The Length of Nascar Races
By Laura Lee - June 4, 2023

Races in NASCAR have a wide range of lengths. They happen at numerous racetracks all around the United States. The NASCAR Cup Series uses 24 distinct courses. The size, surface, layout, and barrier of every NASCAR racing circuit are all slightly different. NASCAR drivers must consider these changes, even on race circuits that are the same length. The four length classifications for NASCAR racetracks are short track, moderate, road course, and superspeedway. There are still variations within those categories based on the various race courses.

A short track race is the inaugural category of NASCAR competition. Five of the thirty racetracks used in various NASCAR series are classified as short tracks. The fast track racetracks are less than one mile in circumference; most are closer to a half mile. These short-track races are designed to be quicker, more thrilling, and require less time to watch. The popularity of these racing formats has increased recently, particularly as NASCAR battles to maintain its viewership. Even while short-track NASCAR races aren’t the most popular type of event right now, that may change in the future.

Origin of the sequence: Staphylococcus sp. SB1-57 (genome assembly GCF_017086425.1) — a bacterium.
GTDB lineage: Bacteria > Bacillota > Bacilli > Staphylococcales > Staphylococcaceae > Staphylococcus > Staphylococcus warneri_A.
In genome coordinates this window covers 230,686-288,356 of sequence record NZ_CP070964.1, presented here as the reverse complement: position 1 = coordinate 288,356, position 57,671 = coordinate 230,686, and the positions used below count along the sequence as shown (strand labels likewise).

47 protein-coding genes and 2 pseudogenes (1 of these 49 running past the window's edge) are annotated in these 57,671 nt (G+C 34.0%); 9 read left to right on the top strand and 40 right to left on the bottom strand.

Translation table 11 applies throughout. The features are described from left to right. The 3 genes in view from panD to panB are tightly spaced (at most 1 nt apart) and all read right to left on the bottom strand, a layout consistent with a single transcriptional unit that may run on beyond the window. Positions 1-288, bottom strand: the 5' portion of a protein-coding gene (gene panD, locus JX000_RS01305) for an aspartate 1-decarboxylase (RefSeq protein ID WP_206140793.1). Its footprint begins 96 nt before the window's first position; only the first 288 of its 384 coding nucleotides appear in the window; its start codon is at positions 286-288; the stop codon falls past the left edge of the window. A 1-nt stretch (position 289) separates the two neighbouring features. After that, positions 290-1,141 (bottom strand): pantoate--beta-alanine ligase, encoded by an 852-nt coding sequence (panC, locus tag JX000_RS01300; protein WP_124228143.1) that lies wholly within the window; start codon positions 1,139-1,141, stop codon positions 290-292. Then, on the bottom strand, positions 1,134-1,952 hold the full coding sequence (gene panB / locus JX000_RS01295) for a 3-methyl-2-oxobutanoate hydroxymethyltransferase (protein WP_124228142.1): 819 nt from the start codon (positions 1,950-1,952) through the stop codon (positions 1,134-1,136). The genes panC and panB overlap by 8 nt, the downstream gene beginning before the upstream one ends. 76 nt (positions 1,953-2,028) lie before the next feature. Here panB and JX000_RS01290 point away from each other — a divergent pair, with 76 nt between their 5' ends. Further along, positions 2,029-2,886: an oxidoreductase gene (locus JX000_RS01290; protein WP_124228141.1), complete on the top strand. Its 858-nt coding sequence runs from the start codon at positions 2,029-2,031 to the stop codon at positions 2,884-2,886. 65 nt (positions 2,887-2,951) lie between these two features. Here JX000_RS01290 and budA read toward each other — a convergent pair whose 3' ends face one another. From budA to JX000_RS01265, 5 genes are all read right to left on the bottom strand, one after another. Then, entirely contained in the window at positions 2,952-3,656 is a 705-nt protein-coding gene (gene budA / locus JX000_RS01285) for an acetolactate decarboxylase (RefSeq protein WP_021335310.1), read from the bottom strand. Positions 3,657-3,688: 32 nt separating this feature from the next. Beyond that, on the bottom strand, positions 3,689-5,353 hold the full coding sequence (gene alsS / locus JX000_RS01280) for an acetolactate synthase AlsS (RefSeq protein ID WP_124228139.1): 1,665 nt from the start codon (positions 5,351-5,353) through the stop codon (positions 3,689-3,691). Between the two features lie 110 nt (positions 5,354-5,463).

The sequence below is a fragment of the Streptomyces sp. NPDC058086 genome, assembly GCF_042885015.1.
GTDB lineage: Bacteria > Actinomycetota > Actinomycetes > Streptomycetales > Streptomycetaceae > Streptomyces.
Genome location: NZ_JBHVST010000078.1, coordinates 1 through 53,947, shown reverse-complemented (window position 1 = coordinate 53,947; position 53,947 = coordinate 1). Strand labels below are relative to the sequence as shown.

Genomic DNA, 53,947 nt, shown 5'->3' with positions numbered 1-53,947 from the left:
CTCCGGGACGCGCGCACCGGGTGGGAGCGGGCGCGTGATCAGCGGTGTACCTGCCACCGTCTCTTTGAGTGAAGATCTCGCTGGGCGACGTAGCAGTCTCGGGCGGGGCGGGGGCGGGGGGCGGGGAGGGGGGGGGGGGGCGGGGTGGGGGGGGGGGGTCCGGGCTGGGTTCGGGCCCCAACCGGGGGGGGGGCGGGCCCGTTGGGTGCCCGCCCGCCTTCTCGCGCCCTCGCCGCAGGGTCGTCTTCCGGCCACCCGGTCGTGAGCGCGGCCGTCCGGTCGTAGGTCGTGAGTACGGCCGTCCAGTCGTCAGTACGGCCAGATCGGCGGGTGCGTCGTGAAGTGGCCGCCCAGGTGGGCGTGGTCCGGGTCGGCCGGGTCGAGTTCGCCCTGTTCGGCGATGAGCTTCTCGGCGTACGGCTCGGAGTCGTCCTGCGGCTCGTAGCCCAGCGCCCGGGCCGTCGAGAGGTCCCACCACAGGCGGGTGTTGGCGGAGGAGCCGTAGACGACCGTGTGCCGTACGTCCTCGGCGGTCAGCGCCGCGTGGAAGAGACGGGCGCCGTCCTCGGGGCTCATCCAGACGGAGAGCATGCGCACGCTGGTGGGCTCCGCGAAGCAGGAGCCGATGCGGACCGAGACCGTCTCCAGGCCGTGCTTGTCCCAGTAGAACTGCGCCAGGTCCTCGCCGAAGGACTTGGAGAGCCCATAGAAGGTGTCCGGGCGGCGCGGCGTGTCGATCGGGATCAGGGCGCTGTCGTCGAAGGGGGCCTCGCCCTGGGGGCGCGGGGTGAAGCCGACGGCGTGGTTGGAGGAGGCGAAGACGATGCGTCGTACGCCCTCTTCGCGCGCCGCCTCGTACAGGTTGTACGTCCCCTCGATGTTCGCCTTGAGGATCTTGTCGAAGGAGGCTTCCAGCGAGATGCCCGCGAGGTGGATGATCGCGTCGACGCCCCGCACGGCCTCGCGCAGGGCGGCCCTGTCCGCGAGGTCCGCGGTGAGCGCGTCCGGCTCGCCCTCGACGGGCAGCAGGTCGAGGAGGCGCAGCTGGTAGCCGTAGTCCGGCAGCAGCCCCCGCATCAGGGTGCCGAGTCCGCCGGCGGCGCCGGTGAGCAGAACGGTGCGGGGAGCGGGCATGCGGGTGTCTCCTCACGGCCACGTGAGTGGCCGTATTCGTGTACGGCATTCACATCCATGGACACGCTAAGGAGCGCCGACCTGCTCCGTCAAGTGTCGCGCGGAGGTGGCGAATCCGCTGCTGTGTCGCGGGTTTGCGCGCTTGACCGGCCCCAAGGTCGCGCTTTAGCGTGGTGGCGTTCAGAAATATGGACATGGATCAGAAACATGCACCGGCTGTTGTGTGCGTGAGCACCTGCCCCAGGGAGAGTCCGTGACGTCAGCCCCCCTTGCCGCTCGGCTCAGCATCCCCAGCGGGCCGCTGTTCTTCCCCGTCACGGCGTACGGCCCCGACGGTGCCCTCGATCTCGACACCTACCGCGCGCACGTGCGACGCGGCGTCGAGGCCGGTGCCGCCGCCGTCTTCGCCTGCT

There are extremely few road racing tracks in the NASCAR circuits since they are the least attractive and least frequent race type. The most well-known are Watkins Glen in New York and Sonoma in California. The racing courses for these events are distinct from those for other races because they are not always on real roads. Road races are highly uncommon in NASCAR because they are unique and complicated. NASCAR road races resemble Formula One since they contain left and right bends, intricate curves, and other features.

The various stages also influence how lengthy a NASCAR race will last. The same racing track is used for each round, only a different amount of laps. Use Bristol as an illustration. There are three stages in Bristol. Although it fluctuates yearly, typical stage lengths range from 125 to 250. This indicates that three distinct races will be held. The first, second, and third will all have 125 laps, while the fourth will have 250 laps. This will also have an impact on how long a NASCAR race is.